That's not to say Snyder didn't have a place in the DCEU - I'd say he was the perfect choice to direct Justice League, a film that pretty much demanded the bombastic, over-the-top spectacle it does. We will. He just didn't fit Superman. The Man of Steel backfire left Cavill's Superman flat-footed, and neither he nor the DCEU has recovered.
the impulse to
Five years before Man of Steel and the birth of the DCEU, Marvel Studios released Iron Man, which was both the first film in the Marvel Cinematic Universe and the debut of Robert Downey Jr.'s now legendary Tony Stark. . "Iron Man" faced a similar task as "Man of Steel": It had to firmly anchor its hero in our minds so that he could be used as the basis for a shared universe. Well, there are countless reasons why Stark succeeded where Clark failed, but a lot of it boils down to simple dynamics. Iron Man was released in 2008; Iron Man 2 was released in 2010. Man of Steel was released in 2013; Man of Steel 2 does not exist.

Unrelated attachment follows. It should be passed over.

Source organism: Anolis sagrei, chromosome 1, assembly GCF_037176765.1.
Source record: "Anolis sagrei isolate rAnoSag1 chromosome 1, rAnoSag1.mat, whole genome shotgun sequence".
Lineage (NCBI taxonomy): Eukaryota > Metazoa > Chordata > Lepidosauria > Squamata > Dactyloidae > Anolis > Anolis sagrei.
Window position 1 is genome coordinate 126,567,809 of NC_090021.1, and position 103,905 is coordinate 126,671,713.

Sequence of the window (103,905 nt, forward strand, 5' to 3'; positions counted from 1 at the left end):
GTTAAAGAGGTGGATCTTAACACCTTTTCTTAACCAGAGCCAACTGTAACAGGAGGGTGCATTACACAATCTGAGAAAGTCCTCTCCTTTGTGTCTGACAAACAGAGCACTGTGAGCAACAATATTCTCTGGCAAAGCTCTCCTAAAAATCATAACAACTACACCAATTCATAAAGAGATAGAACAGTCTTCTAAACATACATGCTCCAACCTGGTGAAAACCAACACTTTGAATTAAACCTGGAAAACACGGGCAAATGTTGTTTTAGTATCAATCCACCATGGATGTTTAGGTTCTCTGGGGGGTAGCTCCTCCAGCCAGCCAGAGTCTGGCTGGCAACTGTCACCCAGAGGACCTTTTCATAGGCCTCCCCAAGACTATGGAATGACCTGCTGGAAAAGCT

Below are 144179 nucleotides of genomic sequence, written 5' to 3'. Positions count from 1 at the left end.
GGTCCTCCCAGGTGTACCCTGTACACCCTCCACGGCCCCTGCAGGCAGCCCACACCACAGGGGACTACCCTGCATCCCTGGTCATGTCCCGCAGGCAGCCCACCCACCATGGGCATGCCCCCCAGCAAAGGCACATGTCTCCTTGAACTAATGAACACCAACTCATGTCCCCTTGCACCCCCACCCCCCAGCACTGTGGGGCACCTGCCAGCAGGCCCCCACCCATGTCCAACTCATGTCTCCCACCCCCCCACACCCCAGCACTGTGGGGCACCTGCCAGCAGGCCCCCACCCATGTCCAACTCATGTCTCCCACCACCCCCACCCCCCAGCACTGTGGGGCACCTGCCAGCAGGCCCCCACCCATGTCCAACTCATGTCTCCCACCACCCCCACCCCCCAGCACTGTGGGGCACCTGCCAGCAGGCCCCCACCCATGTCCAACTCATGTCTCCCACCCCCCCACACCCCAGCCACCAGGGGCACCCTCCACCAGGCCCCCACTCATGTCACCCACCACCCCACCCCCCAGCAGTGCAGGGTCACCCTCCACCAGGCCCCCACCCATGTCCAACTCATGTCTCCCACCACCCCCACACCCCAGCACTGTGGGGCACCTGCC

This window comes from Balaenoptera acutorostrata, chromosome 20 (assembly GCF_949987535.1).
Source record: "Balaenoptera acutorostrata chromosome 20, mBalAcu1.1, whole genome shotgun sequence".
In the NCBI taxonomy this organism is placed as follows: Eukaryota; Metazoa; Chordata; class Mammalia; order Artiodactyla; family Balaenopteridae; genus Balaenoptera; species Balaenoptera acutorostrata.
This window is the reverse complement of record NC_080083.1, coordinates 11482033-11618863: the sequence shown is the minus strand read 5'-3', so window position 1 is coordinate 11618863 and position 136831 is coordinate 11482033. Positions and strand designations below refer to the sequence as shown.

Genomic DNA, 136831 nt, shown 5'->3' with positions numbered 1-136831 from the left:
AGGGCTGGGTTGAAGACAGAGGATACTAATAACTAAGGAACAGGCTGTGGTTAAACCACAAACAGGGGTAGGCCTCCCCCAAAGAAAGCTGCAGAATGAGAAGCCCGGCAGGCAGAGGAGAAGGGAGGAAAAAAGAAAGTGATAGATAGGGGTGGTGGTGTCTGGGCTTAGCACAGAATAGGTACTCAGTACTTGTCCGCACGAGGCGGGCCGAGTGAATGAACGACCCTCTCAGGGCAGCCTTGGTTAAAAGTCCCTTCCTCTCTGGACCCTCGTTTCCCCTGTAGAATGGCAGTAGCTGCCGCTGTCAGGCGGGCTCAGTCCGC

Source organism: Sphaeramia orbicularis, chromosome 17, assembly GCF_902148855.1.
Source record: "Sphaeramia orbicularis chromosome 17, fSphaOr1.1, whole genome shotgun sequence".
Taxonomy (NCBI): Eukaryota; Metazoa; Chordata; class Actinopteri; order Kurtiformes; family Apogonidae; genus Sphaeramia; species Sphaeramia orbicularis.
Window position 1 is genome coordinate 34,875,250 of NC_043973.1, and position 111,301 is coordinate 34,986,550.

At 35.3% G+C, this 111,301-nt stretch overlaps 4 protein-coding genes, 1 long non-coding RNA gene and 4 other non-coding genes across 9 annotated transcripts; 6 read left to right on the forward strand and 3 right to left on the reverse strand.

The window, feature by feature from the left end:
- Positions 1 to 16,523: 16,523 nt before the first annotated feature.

Superman made his second appearance in the DCEU in Batman v Superman: Dawn of Justice, a crossover that forced him to share screen time with another superhero. His third appearance was in Justice League, a much larger crossover that left him out of two-thirds of the film and forced him to share screen time with himcincoother superheroes. Why weren't we given more time in Superman's world? Man of Steel 2 could have explored his allies and enemies better, offered Kal-El a broader character arc, and allowed Cavill to better sink into the public consciousness as Superman. Coincidentally, Warner's failure to produce a sequel to Snyder's original film meant Cavill's Superman never reached the momentum of its Marvel counterpart. By the time someone started taking the idea seriously, it was too late.
What would a Superman movie be without at least one episode of the good old superheroes? You know what I'm talking about: an innocent civilian's life is in danger, forcing the mild-mannered Clark Kent to transform into the Man of Steel, take to the skies and save the day. It's the helicopter sequence in Superman: The Movie, the rescue from Niagara Falls in Superman II, the final confrontation with Ricky's harvester in Superman III, the subway chase in The Quest for Peace - hell, even" Superman Returns" has a plane crash. These moments define Superman and often make for the most moving and inspiring scenes in their respective films. So why didn't Henry Cavill get one?